Although sophisticated runtime bug detection tools exist to root out all kinds of concurrency problems, the data they need is often not accessible at the kernel level; examining every potentially concurrent memory access for a system as central as a kernel is not feasible.
This thesis shows our runtime analysis system Redflag which brings these essential tools to the Linux kernel. Redflag has three components: custom GCC plug-ins for in kernel instrumentation, a logging system to record instrumented points, and at its core, an improved Lockset algorithm for the Linux kernel.
We used GCC plug-ins to instrument read and writes to global memory locations, memory allocations, and locks—including seldom-addressed locking primitives like RCU’s. Our fast logging system can log any event caught by instrumentation. The logging system is also optimized using zero-copy I/O in the kernel, and various in-kernel optimizations for improved performance.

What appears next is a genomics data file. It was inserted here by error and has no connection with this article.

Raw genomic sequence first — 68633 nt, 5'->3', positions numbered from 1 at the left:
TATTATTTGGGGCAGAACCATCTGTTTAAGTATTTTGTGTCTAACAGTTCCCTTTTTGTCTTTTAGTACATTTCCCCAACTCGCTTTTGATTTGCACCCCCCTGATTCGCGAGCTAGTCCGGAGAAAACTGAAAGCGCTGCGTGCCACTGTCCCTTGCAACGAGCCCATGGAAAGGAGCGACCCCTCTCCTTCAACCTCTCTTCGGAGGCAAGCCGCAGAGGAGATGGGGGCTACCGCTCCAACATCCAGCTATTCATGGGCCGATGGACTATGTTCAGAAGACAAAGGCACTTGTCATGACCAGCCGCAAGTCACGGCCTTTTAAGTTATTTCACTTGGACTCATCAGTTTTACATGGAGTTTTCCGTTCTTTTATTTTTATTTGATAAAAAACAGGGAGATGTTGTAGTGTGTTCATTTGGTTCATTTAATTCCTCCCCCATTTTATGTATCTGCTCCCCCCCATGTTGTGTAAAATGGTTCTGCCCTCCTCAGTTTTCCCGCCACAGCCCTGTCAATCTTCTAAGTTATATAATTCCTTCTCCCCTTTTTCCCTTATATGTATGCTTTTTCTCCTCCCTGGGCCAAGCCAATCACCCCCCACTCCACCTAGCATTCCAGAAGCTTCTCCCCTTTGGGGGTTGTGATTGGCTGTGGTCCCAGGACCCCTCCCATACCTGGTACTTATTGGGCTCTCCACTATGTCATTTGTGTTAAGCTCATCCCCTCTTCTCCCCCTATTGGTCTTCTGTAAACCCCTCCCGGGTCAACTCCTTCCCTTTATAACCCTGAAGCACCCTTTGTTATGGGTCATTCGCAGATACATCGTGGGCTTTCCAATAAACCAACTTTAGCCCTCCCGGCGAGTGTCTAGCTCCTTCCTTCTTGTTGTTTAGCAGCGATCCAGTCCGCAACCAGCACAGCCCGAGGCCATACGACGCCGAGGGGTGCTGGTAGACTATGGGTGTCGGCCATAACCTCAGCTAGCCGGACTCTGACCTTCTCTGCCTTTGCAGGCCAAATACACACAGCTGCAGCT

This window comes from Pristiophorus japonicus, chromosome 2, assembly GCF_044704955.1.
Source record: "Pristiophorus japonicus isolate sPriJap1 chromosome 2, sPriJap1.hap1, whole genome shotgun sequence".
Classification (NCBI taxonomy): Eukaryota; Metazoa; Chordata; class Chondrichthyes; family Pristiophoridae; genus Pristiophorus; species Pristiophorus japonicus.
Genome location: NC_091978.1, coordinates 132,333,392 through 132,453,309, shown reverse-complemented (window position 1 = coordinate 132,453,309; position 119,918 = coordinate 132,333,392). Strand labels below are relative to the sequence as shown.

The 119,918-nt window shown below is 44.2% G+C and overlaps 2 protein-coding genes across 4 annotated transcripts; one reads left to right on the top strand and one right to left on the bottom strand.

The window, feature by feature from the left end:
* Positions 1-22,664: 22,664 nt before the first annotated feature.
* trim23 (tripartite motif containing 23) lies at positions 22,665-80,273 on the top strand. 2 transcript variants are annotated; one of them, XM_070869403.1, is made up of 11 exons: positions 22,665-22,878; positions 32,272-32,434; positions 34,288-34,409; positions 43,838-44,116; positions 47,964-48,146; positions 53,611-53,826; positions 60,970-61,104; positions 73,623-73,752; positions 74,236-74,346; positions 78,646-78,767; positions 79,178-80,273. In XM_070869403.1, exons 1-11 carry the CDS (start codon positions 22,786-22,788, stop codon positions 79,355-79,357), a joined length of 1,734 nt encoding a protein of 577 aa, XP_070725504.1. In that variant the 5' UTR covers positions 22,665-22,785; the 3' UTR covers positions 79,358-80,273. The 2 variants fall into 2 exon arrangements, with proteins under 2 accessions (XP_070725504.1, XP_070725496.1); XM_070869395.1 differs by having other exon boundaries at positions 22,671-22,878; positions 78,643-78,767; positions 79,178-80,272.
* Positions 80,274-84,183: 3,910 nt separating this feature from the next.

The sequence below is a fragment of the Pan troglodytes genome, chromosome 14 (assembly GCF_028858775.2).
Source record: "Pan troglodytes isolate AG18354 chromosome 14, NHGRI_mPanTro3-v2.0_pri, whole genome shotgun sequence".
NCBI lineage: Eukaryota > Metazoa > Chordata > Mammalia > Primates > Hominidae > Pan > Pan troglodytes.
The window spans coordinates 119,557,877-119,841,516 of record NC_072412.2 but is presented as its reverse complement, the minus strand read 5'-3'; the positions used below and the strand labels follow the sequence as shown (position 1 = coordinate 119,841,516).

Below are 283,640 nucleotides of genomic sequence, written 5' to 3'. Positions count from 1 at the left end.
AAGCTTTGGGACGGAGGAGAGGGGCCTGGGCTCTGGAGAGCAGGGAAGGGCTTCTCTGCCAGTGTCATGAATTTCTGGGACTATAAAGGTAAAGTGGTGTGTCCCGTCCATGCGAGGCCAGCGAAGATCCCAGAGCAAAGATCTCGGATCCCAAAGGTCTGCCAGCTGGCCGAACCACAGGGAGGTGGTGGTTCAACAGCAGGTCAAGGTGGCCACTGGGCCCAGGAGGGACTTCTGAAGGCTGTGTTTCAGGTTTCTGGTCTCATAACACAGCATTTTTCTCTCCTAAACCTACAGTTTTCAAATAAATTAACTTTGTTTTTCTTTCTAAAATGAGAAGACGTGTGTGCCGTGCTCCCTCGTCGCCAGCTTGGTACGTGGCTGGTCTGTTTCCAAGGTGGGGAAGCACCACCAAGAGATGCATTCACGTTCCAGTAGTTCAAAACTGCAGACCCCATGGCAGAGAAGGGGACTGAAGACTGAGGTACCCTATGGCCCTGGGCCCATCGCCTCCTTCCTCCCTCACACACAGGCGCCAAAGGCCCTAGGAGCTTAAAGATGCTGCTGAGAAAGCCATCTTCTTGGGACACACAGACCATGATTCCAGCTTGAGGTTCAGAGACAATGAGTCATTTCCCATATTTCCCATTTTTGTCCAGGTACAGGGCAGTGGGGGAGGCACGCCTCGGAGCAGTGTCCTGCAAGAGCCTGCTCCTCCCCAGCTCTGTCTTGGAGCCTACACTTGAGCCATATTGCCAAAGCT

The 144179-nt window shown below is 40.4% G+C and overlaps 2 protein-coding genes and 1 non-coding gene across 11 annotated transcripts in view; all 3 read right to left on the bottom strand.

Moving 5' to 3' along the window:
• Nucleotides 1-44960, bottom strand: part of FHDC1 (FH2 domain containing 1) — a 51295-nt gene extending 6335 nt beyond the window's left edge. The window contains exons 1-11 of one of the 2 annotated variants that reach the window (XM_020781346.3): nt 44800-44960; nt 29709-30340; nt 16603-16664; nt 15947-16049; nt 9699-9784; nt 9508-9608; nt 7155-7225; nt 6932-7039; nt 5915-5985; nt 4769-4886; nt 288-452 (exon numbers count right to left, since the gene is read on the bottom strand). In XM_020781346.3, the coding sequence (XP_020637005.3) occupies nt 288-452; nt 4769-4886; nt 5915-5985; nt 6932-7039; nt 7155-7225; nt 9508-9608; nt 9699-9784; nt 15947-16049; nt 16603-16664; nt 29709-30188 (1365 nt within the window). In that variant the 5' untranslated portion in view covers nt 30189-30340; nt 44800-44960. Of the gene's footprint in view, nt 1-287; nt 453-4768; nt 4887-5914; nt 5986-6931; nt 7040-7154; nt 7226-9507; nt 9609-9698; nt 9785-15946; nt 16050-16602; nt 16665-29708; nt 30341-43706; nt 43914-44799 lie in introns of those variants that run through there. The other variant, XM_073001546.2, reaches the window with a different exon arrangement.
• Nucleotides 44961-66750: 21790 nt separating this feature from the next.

We customized the classic Lockset algorithm to prune false positives caused by subtle kernel synchronization. We present a number of techniques we applied to improve the accuracy of our analysis. We tested our system on several file systems including Wrapfs, Btrfs, and the kernel’s VFS layer and found 2 real races and several benign races. We also injected data races in the kernel and our system was able to detect them accurately. Redflag’s false positive rates are very low for most of the file systems.
Our system is versatile using a small automation language to make it easy to run and use. Redflag can help kernel developers in finding data races in the Linux kernel, and is easily applicable to other operating systems and asynchronous systems as well.
|Commitee:||Johnson, Rob, Stoller, Scott|
|School:||State University of New York at Stony Brook|
|School Location:||United States -- New York|
|Source:||MAI 48/06M, Masters Abstracts International|
|Keywords:||Data race, GCC plug-ins, Kernel, Linux, Locksets, Race detection|
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